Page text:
Axolotl Development

From Embryology
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Adult Axolotl

Axolotls are the larval form of the Mexican Salamander amphibian and are an animal model used in limb regeneration studies. Axolotls take about 12 months to reach sexual maturity, males release spermatophore into the water and the female may take them up, eventually laying around 200-600 eggs on plants. Egg development takes two weeks, the tadpole-like young remain attached to the plants for a further two weeks. The sequence of axolotl embryonic developmental stages was characterised in the late 1980's.[1]

Some Recent Findings

  • Multiple sequences and factors are involved in stability/degradation of Awnt-1, Awnt-5A and Awnt-5B mRNAs during axolotl development.[2] "Following fertilization in amphibian, early cleavage stages are maternally controlled at a post-transcriptional level before initiation of zygotic transcriptions at the mid blastula transition (MBT). ...Altogether, these results show that oocyte maturation and late cleavages following MBT are two important periods when axolotl Wnt RNAs are highly regulated."
  • The axolotl limb: a model for bone development, regeneration and fracture healing.[3] "Among vertebrates, urodele amphibians (e.g., axolotls) have the unique ability to perfectly regenerate complex body parts after amputation."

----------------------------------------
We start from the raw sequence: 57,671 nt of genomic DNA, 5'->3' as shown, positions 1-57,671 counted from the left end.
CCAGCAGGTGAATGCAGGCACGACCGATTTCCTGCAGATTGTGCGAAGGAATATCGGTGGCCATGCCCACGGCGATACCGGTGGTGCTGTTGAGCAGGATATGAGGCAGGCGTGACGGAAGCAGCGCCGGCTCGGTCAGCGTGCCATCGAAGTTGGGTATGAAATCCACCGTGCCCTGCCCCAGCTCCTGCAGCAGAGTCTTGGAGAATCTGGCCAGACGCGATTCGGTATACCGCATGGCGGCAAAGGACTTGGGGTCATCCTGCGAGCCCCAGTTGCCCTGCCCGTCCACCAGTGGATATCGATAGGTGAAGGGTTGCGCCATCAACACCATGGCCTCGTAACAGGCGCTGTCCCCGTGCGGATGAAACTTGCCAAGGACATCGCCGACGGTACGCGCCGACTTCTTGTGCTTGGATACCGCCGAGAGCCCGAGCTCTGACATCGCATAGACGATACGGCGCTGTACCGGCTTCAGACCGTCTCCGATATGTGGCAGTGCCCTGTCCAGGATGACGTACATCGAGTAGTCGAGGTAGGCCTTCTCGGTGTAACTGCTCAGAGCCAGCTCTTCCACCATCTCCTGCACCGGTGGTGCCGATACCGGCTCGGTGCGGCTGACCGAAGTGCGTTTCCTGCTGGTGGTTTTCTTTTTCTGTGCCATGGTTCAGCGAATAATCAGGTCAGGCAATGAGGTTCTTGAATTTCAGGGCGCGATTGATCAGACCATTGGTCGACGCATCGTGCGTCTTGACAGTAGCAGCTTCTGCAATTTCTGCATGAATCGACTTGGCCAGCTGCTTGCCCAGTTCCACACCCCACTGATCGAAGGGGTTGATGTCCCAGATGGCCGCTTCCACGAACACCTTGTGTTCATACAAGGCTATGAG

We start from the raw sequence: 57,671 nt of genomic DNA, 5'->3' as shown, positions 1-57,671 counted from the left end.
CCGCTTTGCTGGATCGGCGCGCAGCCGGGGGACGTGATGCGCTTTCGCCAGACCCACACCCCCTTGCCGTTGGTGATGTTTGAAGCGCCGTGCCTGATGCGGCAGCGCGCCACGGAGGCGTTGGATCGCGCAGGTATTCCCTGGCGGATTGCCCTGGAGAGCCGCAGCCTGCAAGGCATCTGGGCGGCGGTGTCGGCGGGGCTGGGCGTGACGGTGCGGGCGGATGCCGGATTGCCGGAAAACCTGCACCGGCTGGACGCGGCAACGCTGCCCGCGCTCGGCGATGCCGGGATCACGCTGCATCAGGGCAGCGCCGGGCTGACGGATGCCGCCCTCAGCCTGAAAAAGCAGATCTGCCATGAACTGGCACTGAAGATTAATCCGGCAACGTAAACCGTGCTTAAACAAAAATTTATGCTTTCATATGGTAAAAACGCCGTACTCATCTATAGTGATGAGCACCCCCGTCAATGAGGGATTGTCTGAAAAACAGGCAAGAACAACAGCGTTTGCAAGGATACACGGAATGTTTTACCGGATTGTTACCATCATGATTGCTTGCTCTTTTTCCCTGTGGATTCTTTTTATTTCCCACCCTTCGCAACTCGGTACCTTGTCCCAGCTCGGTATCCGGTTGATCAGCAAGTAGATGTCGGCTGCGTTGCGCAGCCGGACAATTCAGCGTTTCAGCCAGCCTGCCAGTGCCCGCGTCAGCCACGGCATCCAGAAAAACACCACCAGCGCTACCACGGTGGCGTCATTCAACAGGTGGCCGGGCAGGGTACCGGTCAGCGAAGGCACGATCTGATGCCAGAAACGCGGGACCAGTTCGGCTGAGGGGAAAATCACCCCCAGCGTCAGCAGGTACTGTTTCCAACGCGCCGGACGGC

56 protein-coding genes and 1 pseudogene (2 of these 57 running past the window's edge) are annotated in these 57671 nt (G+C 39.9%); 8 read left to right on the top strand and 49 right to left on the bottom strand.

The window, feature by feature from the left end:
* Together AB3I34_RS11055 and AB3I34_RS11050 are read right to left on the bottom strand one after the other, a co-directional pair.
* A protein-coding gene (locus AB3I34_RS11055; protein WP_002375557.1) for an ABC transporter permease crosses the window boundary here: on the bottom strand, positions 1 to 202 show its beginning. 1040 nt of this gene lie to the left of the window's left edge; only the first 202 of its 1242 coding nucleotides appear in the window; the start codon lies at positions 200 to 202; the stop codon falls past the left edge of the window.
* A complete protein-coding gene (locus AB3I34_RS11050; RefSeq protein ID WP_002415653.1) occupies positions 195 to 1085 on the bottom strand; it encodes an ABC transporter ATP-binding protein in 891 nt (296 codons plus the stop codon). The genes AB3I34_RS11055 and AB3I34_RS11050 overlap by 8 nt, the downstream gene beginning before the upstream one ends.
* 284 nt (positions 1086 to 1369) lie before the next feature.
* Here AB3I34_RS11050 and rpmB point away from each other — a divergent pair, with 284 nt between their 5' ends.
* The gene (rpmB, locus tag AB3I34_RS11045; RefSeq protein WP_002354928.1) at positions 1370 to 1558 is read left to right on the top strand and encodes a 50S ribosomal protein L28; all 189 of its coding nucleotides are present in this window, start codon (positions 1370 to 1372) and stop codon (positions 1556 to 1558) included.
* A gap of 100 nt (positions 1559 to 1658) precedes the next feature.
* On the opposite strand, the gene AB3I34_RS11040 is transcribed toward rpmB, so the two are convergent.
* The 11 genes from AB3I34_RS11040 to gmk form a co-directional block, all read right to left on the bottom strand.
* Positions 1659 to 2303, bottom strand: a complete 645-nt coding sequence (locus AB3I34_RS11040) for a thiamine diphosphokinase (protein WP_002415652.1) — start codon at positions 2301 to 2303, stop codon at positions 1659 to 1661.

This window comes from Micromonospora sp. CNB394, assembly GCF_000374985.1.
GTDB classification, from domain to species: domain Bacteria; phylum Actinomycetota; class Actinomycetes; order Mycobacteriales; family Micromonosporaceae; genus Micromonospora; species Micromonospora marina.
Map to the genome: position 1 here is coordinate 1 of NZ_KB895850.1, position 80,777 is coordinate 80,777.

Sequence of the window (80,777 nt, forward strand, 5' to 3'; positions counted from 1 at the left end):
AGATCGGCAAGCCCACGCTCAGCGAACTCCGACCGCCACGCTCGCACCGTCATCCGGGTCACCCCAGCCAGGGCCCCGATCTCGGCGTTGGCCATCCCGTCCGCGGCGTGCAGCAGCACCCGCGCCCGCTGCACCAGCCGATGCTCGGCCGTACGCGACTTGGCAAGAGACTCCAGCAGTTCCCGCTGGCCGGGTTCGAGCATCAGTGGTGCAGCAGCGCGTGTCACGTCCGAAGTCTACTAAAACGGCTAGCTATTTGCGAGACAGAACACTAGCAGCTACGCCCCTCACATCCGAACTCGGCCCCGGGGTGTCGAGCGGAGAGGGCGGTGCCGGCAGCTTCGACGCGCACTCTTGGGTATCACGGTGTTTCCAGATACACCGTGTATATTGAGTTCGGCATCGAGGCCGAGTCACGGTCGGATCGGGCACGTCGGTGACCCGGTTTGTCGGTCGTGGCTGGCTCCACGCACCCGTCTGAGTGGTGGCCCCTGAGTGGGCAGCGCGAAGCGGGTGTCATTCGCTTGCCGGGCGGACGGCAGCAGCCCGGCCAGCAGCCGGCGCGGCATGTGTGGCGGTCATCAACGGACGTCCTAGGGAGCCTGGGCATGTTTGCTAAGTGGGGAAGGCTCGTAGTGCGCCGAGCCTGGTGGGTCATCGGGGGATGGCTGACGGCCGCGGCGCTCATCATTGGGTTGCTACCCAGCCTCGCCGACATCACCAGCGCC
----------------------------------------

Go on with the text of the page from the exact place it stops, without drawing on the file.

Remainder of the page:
• Expression of heat-shock protein 70 during limb development and regeneration in the axolotl.[4] "Using molecular biology and biochemical techniques, we have characterized both the spatiotemporal and quantitative expression patterns of Hsp-70 in axolotl development and regeneration. Our results show that Hsp-70 is expressed and regulated during axolotl development as in other vertebrates. Our data also demonstrate an up-regulation of the RNA transcript for Hsp-70 during limb regeneration as early as 24 hr after amputation that is maintained up to early differentiation. We also demonstrate a similar pattern of expression for the protein during regeneration. Finally, we show that axolotl Hsp-70 is induced threefold after heat-shock as observed in other vertebrates."

Thyroid Hormone Effects

Axolotl - thyroxine effects.jpg
The effect of thyroxine on the early larval development of the axolotl. The same control and 30 nM T4-treated (TH) sibling animals were photographed at the days postfertilization noted. T4 was added from day 14. (Bar = 1 cm.)[5]


  1. Bordzilovskaya NP, Dettlaf TA, Duhan ST, Malacinski GM: Developmental-stage series of axolotl embryos. In Developmental Biology of the Axolotl. Edited by: Armstrong JB, Malacinski GM. New York: Oxford University Press; 1989:201-219.
  2. <pubmed>20151991</pubmed>
  3. <pubmed>16920050</pubmed>
  4. <pubmed>15965983</pubmed>
  5. <pubmed>9371791</pubmed>| PubMed Central | PNAS


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Cite this page: Hill, M.A. (2020, April 8) Embryology Axolotl Development. Retrieved from

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